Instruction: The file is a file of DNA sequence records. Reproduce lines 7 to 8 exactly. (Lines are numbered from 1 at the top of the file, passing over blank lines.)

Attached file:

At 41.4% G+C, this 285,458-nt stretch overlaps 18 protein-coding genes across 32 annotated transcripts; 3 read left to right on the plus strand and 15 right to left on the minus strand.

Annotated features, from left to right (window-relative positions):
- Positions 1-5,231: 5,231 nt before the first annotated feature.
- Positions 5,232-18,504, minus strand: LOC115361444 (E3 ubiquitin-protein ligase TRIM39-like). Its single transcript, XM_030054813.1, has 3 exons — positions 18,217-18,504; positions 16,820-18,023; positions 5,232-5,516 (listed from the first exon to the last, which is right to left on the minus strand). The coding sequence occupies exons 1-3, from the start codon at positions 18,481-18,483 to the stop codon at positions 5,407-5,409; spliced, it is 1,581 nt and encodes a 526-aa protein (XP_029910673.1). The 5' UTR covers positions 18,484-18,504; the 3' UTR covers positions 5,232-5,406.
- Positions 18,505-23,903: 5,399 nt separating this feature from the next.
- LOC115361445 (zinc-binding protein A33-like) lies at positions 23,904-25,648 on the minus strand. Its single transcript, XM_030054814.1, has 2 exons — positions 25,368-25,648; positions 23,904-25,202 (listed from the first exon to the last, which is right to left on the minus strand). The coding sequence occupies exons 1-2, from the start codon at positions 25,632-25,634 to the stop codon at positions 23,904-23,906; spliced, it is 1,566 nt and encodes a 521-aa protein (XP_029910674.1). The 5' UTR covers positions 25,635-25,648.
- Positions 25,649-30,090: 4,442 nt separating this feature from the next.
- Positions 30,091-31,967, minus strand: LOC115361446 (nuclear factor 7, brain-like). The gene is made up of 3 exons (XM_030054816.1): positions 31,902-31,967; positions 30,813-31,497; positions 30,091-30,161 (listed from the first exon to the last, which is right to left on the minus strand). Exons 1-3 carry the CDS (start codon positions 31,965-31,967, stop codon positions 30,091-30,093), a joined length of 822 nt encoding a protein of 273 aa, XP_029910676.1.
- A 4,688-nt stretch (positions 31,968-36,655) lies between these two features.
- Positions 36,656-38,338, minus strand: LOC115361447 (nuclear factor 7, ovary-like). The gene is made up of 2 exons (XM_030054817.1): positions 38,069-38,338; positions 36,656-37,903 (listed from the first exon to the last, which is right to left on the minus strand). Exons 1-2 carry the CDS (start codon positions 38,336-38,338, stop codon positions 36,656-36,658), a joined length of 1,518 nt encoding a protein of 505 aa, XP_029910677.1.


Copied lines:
- Positions 25,649-30,090: 4,442 nt separating this feature from the next.
- Positions 30,091-31,967, minus strand: LOC115361446 (nuclear factor 7, brain-like). The gene is made up of 3 exons (XM_030054816.1): positions 31,902-31,967; positions 30,813-31,497; positions 30,091-30,161 (listed from the first exon to the last, which is right to left on the minus strand). Exons 1-3 carry the CDS (start codon positions 31,965-31,967, stop codon positions 30,091-30,093), a joined length of 822 nt encoding a protein of 273 aa, XP_029910676.1.